Illustration (detail) above: J.C. Leyendecker
Distinguished illustration careers were being built within this decade. The magazine covers and story illustrations by Howard Chandler Christy, James Montgomery Flagg, Coles Phillips, and J. C. Leyendecker were seen all over America. Over a six year period, the prolific narrative illustrator Frederic Gruger, a former newspaper sketch artist, created more than six hundred drawings for The Saturday Evening Post, with just a charcoal pencil, an eraser, and black watercolor in hand. The reproduction of this kind of tonal drawing was made possible in the 1880s by the development of the “halftone” process, which was perfected by the turn of the century. After 1900 the process was applied to the application of two-color inking and then to four-color reproduction which allowed for the replication of original full-color paintings. Photoengraving fully replaced hand engraving.
Coles Phillips, magazine illustration
Frederic Gruger, magazine illustration
After 1910 all magazines printed full color covers and book publishers featured editions with impressed foil cover titles and full-color interior illustrations printed on heavy, coated paper. In England and in America these “luxury books,” as they were called, were specially produced to be collected or given as gifts. This type of publishing was the realm of great artists in children's and classic literature. Edmund Dulac, Arthur Rackham, Kay Nielsen, N.C. Wyeth, Frank Schoonover, Elizabeth Shippen Green, Jessie Wilcox Smith, and Maxfield Parrish, among many others, produced some of their best work during this decade and the next.
Edmund Dulac, watercolor book illustration, The Nightingale, 1911
Kay Nielsen, book illustration, East of the Sun, West of the Moon, 1914
N.C. Wyeth, book illustration, The Black Arrow, 1916
With wider and more efficient distribution networks, illustrated periodicals and illustrated books were enjoyed by millions of people as affordable entertainment. News magazines, family magazines, women's magazines, children's magazines, literary and arts journals, satirical and political journals, humor magazines, and full-color newspaper comics (Winsor McCay) brought the art of illustration into daily life.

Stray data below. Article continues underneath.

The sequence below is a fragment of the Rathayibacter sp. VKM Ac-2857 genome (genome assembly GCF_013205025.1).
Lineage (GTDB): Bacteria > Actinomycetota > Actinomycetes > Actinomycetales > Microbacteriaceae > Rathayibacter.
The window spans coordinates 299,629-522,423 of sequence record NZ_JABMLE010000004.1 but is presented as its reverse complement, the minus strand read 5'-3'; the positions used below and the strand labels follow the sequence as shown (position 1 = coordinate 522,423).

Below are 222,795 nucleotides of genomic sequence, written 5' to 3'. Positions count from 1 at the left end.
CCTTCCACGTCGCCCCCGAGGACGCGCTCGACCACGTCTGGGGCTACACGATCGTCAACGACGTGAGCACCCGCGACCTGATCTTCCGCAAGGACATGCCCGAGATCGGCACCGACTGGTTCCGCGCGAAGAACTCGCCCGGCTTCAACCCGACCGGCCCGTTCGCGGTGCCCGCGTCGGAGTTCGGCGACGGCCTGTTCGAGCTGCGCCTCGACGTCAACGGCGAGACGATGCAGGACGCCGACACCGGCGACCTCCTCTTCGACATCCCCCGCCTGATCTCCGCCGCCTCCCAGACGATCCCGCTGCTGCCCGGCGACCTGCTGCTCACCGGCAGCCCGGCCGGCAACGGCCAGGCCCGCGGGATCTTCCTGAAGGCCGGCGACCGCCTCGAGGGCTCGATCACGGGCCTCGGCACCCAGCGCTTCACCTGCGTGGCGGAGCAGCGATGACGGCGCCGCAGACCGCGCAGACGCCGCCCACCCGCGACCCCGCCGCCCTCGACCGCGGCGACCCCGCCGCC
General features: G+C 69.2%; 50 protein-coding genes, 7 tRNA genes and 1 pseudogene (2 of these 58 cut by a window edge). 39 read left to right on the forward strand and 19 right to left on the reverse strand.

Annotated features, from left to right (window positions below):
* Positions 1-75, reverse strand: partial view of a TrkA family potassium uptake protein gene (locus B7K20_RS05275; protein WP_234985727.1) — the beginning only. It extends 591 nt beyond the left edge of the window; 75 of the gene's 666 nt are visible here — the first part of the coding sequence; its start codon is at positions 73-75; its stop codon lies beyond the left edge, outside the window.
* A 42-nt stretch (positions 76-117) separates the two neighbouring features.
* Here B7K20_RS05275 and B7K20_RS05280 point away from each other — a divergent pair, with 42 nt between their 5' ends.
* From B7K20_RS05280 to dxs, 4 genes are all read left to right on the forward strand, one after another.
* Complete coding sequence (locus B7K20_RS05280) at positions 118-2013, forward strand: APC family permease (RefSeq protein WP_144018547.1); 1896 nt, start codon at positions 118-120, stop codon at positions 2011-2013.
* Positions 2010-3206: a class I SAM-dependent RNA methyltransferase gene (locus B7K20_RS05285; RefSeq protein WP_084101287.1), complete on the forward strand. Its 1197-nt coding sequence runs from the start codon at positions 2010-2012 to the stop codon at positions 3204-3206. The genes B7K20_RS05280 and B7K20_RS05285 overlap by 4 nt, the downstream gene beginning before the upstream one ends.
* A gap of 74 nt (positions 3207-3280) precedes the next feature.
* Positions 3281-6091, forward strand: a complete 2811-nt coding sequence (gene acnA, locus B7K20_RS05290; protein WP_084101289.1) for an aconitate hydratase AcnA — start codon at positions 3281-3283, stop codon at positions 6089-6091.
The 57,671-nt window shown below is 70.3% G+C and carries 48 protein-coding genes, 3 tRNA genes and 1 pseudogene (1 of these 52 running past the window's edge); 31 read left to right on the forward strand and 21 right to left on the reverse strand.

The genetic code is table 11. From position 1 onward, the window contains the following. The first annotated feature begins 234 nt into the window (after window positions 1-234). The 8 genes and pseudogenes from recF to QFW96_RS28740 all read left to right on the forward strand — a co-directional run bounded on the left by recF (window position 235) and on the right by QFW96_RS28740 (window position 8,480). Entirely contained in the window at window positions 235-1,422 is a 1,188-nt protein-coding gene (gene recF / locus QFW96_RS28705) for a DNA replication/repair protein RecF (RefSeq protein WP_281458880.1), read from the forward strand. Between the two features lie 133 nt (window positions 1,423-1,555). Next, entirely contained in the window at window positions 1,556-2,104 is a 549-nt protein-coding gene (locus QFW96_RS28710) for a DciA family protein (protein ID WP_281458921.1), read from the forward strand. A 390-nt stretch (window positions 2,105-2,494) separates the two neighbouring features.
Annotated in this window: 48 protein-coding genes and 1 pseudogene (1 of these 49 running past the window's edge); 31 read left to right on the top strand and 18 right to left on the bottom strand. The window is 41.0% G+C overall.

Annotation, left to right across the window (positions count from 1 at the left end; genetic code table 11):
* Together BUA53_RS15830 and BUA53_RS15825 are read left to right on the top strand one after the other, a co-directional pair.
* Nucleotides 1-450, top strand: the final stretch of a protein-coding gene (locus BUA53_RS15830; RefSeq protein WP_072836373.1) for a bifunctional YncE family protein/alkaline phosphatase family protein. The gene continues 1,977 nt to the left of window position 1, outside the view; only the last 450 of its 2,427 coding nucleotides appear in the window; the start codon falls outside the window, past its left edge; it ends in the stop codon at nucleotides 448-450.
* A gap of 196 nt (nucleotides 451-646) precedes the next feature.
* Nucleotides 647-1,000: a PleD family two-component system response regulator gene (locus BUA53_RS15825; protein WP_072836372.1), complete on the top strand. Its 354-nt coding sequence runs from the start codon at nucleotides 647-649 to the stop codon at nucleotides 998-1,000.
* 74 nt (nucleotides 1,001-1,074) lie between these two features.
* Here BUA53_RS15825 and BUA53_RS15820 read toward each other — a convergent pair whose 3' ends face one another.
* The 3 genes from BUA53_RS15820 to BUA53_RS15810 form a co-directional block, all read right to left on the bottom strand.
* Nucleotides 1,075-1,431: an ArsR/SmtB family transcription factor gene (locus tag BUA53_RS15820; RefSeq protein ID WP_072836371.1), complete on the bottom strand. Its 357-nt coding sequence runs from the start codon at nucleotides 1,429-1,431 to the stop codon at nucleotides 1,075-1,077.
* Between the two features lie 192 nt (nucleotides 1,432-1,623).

Winsor McCay, newspaper comic page, Little Nemo in Slumberland
The business of advertising grew along with the publishing industry and used illustration to help sell products. Illustration appeared on nearly every page of every magazine. Illustrators were earning good livings illustrating short fiction and magazine covers, but Parrish, Rose O'Neil, J.C. Leyendecker, and N.C. Wyeth were also illustrating advertisements, calendars, and other commercial matter for even higher fees.
The decorative art of Georges Lepape, Charles Martin, and Paul Iribe that was seen in French magazines and in fashion prints presented a highly stylized approach which would influence trends in illustration internationally. Like Art Deco, which would follow in the next decade, their style helped to show the public and publishers that there could be pleasant and attractive alternatives to cartooning and realism.
Charles Martin, decorative fashion print, 1913
Toward the end of the decade the First World War affected most illustrators—either directly, through serving in the military, or indirectly, through the types of assignments or voluntary work that they would do, including posters meant to aid in the war effort or encourage enlistment. Harvey Dunn and Wallace Morgan served in active duty as war artists for the American Expeditionary Forces in France, with the rank of Captain. James Montgomery Flagg’s recruiting poster, showing Uncle Sam pointing his finger at the viewer, remains one of the most reproduced poster images in history and led to other recruiting posters, several of which were promoted through publicity campaigns.
James Montgomery Flagg poses for publicity photos with his poster and model
Harvey Dunn is an important figure in American illustration not only for his masterful paintings and long, prolific career, but for his teaching. The only one of Howard Pyle's students to become a life-long teacher and the founder of his own school for illustration, Dunn modeled his teachings on Pyle's philosophy and ethics regarding the hard work and committment that was necessary to succeed as an illustrator. Among his many students were Dean Cornwell and Mead Schaeffer, two great illustrators of the 1920s-1940s.
Harvey Dunn, cover illustration, American Legion Monthly magazine, 1930